You may be wondered about why we have to use optional chaining for accessing the image and it may look weird or even verbose but the main reason is that based on the schema used across the storefront application the imageURL is not a required field for all products, so TS forces us to supply some way of making sure that the <ImageBox /> component will receive a string type in the imageUrl prop, that's why we use optional chaining in this example, but feel free to implement your solution (adding if statements, using short circuit operators, ensuring that you will always get an image, etc).

Now, with your component ready, let's import it in our configuration file (storefront.plugins.ts) and assign it as a container for the CollectionProduct hook:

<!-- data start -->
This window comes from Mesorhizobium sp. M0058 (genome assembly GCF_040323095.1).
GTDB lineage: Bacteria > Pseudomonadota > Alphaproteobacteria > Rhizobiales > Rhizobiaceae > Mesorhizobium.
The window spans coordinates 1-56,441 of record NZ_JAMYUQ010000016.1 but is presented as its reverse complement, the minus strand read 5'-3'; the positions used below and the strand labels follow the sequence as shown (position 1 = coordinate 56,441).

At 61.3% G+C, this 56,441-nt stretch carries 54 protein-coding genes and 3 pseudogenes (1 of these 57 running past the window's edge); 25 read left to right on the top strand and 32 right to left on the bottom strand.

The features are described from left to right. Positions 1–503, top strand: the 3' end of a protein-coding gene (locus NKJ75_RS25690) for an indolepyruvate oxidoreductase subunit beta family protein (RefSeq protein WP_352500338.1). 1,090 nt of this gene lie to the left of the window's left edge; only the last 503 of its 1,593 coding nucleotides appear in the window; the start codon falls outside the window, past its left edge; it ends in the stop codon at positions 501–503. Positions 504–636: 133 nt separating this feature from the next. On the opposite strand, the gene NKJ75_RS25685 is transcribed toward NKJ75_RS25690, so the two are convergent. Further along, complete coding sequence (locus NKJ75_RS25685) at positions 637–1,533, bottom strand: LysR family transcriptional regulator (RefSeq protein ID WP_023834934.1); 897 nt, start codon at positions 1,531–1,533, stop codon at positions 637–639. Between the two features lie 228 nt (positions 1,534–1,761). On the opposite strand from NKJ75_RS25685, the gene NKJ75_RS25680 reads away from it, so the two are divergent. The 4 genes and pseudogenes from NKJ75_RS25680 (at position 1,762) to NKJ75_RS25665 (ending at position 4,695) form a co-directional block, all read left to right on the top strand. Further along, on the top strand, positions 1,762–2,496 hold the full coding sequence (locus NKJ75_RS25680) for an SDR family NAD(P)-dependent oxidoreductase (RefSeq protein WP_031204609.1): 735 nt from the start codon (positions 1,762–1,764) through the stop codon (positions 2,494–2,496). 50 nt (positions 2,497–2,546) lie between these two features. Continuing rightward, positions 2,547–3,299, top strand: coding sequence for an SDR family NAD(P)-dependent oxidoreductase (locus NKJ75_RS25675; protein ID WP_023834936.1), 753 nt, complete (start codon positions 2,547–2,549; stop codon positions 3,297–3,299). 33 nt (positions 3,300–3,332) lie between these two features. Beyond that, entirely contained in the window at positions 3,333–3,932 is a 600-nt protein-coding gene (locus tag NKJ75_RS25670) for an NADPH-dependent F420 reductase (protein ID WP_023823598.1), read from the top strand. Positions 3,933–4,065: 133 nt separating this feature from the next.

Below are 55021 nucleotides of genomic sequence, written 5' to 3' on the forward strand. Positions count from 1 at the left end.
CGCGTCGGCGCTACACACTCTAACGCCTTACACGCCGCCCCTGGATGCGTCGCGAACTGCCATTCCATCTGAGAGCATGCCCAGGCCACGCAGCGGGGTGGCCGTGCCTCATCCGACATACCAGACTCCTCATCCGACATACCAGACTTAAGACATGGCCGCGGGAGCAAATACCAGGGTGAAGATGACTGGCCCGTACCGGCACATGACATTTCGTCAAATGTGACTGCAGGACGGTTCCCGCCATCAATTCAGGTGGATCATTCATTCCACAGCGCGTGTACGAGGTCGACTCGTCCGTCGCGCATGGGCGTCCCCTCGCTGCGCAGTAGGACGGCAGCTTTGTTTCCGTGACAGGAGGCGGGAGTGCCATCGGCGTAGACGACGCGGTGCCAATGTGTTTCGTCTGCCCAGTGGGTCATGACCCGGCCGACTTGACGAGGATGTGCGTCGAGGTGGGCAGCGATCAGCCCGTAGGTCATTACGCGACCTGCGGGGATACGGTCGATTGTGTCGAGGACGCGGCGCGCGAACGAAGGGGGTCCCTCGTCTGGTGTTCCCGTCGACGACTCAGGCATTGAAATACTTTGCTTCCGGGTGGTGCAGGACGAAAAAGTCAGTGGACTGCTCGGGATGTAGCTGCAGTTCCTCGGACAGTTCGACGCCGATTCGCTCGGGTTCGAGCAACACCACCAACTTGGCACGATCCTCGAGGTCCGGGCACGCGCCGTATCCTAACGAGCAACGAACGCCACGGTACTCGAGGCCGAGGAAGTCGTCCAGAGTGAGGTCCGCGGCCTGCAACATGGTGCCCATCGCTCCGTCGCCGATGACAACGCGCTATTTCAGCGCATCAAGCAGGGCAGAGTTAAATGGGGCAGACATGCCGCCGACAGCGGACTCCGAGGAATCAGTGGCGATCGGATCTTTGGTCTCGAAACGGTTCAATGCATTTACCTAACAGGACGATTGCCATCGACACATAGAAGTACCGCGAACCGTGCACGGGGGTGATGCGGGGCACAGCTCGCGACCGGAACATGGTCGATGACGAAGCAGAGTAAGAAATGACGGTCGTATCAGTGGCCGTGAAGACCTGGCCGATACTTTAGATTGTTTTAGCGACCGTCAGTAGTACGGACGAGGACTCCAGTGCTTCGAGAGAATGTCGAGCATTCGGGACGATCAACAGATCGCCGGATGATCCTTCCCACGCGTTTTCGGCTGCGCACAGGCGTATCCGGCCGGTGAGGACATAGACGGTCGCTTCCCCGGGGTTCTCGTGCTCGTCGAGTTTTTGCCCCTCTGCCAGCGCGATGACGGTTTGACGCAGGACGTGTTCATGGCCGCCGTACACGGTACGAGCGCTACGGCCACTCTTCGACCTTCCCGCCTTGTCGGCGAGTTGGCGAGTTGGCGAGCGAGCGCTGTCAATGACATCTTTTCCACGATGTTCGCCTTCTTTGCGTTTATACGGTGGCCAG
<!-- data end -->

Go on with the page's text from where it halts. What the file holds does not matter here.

import { StorefrontPlugins } from '@engyalo/storefront-types'
import { Grid } from '@chakra-ui/core'
import { HorizontalProduct } from './plugins/HorizontalProduct'

export const plugins = {
  Catalogue: {
      container: Grid,
      props: {
          gridTemplateColumns: '1fr',
      },
  },
  CollectionProduct: {
      container: HorizontalProduct,
  },
} as StorefrontPlugins

Save your changes and if you have already running your preview command, you will see that we support hot reloading and your browser will be refreshed and look similar to:

Customized catalogue viewCustomized catalogue view

Customized catalogue view

With these changes we are done with our custom catalogue/home view. Hope you're excited to explore what else you can hook into to customize either its layout or behavior and if you find something that you can't customize yet because of a missing hook or plugin prop, let the product team know about it to see what's the best approach to tackle that use case :rocket: .